Details of KPN's much anticipated €3 billion (US$3.9 billion) rights issue have finally emerged, as the debt-laden Dutch operator seeks ways of propping up its balance sheet in the face of tough competition in its home mobile market and elsewhere.
Dutch operator KPN said it will cancel its dividend for 2013 and 2014, at the same time confirming plans to press ahead with a €3 billion rights issue that was approved by shareholders earlier this month as a measure to reduce debt.
KPN said it may launch a €3 billion (US$3.9 billion) rights issue following its first-quarter results as the Dutch operator seeks new funding to support its future operations and reduce debt. Also as part of ongoing cost-saving efforts, Telefónica is interested in reopening talks with KPN on ways to bring their German businesses together, according to a report in the Financial Times .
KPN is considering the extent that its LTE network can be used to provide high-speed internet services to rural areas.
ZTE is to take a more substantial role in the LTE expansion of KPN's German operation E-Plus.
Vodafone's third-quarter service revenues fell 2.6 per cent, hit by poor results from across northern Europe and a slowdown in previously robust emerging markets.
Vodafone Netherlands and KPN separately announced job cuts in an effort to cut operating expenses.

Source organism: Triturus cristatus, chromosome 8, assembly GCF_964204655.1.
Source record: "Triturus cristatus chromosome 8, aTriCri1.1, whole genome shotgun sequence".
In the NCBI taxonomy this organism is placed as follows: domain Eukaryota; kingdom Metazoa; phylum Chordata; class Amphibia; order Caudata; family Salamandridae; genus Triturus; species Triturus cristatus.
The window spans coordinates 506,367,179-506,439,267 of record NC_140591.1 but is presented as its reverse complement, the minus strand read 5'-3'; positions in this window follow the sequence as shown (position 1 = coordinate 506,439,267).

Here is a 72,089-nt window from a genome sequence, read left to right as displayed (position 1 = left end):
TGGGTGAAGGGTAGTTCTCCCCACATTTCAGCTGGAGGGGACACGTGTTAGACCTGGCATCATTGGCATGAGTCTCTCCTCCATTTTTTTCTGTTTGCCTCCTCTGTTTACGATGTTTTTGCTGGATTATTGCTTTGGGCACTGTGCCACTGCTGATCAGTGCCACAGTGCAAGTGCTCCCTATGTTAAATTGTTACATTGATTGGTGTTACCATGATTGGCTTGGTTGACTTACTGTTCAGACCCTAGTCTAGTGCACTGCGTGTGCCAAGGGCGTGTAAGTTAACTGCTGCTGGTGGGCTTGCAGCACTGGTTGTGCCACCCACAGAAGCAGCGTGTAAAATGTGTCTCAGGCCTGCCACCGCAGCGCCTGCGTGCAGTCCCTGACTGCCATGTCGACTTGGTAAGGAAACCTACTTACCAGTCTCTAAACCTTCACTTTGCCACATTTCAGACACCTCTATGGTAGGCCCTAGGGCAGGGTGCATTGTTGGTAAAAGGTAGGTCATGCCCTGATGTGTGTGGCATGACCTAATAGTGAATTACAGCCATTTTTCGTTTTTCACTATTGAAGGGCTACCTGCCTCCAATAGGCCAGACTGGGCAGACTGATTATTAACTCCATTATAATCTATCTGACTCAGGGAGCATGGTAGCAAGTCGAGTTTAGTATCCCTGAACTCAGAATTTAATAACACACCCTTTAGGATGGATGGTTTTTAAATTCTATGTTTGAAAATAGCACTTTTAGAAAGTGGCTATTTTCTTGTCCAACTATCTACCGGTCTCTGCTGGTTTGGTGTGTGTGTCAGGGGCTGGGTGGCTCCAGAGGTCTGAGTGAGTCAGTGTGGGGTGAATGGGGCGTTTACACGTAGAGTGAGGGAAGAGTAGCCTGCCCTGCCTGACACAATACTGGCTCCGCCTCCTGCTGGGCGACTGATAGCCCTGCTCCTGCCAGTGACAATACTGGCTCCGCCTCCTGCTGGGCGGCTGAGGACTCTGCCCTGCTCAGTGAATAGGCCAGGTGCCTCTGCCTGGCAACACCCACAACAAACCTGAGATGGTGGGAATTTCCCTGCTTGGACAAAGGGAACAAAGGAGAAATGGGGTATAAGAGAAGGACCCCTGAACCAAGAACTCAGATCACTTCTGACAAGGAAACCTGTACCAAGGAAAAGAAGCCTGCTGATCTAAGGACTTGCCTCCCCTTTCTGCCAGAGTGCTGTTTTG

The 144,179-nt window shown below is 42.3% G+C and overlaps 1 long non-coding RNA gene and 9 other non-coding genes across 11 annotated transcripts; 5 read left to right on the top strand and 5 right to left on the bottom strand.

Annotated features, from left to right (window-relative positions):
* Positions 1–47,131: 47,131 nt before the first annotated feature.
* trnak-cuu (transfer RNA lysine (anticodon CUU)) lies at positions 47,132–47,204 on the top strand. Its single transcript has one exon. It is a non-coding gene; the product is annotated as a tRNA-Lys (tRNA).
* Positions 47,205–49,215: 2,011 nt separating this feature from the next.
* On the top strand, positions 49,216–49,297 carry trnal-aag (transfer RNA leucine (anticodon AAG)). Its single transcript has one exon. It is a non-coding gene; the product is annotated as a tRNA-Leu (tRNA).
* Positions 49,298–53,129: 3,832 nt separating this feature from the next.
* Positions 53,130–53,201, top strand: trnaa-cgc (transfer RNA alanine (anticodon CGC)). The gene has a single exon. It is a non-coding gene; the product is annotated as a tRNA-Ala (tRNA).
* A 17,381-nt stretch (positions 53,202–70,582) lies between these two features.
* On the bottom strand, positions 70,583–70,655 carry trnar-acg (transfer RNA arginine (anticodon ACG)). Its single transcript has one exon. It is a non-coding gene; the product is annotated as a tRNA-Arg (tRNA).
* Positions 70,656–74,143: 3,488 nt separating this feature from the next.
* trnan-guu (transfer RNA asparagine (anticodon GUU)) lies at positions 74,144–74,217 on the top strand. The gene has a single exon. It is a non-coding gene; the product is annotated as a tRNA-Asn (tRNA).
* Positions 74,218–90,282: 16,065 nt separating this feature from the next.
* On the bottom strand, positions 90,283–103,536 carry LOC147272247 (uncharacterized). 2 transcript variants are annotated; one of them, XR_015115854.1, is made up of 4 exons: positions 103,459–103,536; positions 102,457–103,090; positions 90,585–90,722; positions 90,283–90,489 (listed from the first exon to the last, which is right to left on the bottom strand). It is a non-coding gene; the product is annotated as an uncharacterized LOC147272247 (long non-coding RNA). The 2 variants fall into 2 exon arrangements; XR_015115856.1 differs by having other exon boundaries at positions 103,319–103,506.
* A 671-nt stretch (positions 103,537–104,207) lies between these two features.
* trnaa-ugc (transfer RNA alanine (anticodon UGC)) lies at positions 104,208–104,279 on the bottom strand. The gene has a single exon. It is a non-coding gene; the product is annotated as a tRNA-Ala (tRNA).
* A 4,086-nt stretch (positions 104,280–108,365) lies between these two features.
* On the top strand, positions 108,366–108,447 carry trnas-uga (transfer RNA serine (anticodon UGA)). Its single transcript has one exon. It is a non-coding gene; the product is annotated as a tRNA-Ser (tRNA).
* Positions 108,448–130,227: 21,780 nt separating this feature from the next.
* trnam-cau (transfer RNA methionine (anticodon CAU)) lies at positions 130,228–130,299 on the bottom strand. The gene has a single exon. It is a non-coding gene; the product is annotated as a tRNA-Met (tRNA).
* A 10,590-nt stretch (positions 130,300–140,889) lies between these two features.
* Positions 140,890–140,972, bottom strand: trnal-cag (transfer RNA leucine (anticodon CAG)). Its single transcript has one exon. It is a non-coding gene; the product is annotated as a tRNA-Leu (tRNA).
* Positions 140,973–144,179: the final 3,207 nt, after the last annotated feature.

The recent rumours that AT&T is mulling a European acquisition are based on the idea that the company can escape growth constraints within its home market and build fresh revenues elsewhere. But is Europe the right place to look?
AT&T is hunting for merger and acquisition opportunities in the European wireless market, according to a Wall Street Journal report, betting it can roll out LTE technology there faster and make more money from new pricing schemes. The report, which cited unnamed sources familiar with the matter, said AT&T executives are debating the wisdom of such a move, but that the United Kingdom, Germany or the Netherlands might be potential markets to explore for a deal.
The Netherlands' LTE spectrum auction raised an astonishing $5 billion (€ 3.8 billion), significantly more than the 480 million euros the Dutch government had expected to attract.